PT boats on the Hudson
Times Union, Albany, N.Y.
ALBANY, N.Y. — What could be the world's largest collection of World War II-era PT boats — made famous in the popular imagination by John F. Kennedy's exploits in PT-109 — rests ashore at a marina in Kingston, where a real estate developer hopes his flotilla, if it can be restored, might help draw attention to the city's resurgent waterfront.
Rob Iannucci is a 68-year-old self-proclaimed "motorhead" who spent most of his life making a living from racing teams for classic motorcycles. But he never forgot his first love — a U.S. Navy rescue boat that he worked aboard as a Sea Scout (the nautical arm of the Boy Scouts) during his teenage years in Hackensack, N.J.
Now, in an 1820s brick warehouse on the shore of the Rondout Creek, Iannucci is the proud owner of four PT boats in various stages of seaworthiness — including a boat that never saw combat but after the war was the personal yacht of movie idol Clark Cable, and another with a distinguished wartime history that included having been sunk twice and salvaged each time by its crew to get back into the fight.
Wrapped in plastic covers, the four boats sit outside the warehouse, where inside are seven massive PT boat engines — each with 12 cylinders capable of 1,500 horsepower. Wooden-hulled PT boats had three such engines, marking the light craft extremely fast, which was their best chance of survival, given their lack of armor.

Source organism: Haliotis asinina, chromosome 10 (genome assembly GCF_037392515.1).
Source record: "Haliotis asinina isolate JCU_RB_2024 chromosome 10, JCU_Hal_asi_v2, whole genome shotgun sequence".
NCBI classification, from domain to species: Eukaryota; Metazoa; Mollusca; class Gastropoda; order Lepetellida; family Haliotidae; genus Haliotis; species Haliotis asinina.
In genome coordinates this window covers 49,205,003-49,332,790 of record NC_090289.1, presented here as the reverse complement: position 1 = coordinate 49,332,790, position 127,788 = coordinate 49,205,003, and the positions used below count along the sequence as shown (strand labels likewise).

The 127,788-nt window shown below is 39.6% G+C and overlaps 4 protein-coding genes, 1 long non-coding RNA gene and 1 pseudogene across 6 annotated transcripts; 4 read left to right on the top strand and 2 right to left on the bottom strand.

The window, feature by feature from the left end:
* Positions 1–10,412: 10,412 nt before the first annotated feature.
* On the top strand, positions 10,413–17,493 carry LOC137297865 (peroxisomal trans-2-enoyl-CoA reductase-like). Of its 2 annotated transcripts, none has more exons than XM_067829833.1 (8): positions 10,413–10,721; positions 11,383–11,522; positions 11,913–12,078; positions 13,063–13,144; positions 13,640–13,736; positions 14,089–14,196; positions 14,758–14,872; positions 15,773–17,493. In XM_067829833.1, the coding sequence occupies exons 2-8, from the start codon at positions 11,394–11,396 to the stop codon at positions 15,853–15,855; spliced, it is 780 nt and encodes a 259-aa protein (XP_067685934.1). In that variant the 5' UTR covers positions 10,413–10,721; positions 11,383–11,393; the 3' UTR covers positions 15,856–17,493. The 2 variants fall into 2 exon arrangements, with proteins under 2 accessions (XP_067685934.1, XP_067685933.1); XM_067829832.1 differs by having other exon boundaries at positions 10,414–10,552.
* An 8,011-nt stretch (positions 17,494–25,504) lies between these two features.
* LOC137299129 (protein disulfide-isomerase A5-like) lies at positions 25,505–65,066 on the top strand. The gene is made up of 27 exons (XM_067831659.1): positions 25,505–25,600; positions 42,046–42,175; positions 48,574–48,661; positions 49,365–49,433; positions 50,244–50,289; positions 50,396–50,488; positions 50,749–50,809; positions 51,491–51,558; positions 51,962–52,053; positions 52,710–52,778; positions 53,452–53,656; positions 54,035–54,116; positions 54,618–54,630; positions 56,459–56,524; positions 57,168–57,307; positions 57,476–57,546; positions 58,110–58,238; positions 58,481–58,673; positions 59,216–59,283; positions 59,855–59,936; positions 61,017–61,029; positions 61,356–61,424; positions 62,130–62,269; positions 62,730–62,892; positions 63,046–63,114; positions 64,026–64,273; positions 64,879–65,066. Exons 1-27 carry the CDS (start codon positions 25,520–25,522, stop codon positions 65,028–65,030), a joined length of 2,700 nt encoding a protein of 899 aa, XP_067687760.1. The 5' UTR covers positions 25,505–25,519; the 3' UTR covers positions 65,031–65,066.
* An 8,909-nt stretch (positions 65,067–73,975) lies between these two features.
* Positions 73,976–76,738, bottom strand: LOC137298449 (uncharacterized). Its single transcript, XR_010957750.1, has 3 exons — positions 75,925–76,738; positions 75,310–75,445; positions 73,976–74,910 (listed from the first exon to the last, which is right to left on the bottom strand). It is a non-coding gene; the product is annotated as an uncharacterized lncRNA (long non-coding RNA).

It was 2006 when Iannucci got his first PT boat, the PT-728, which had been working as a charter boat in Key West and was in dry dock after a collision left its hull breached. Iannucci got the boat for $125,000, and sent his engineer, Tim Ivory, to Key West to oversees repairs. While his first trial run was dicey — the boat "almost sank" outside of Fort Myers, Fla. — the repaired warship ultimately made its way north to Kingston, where it was rented out, making an appearance in a Julia Roberts movie, "Sleeping with the Enemy." In its earlier life, Iannucci added, the boat had also been a regular in the old TV sitcom "McHale's Navy."
Iannucci sold the restored boat in 2012 after the recession hit his real estate holdings, and now faces doing the same restoration again, with the boats and engines that he has accumulated over the last several years. Two of the boats, including Gable's former craft, the PT-615, came from owners in New Jersey, and were seaworthy enough to be towed to Kingston.
But the other two — from Florida and Long Island — were decaying derelicts by the time Iannucci got them. They had be brought north on flatbed trucks, which was no easy feat. The Florida boat had been sitting in a field for more than decade and was a haven for spiders, snakes, and other wildlife, said Ivory, Iannucci's boatwright. "I was underneath it, and there was spiders the size of saucers inside," he said.
There are just seven other PT boats known to exist, aside from those that Iannucci owns, said Ivory. More than 500 were built during the war.
It will take a lot of money to perform the restorations, said Iannucci, who created a not-for-profit group called Fleet Obsolete whose mission it will be to tackle the problem and find needed resources, as in cash.
"I had to back off this project after the recession started in 2008," said Iannucci, who is heavily invested in Kingston real estate around the waterfront. "We now have a couple of good hulls, and some good engines. I now need an executive director for the group. At my age, I don't know think I can do this again."
The vessels represent a time when "made in America was the ultimate ... and these are things that we need to hold onto in this country. The kids that served aboard these were real heroes.," he said. "There is something sexy and charismatic about the PT boat, which are very much like a racing bike. They are instant attention-getters."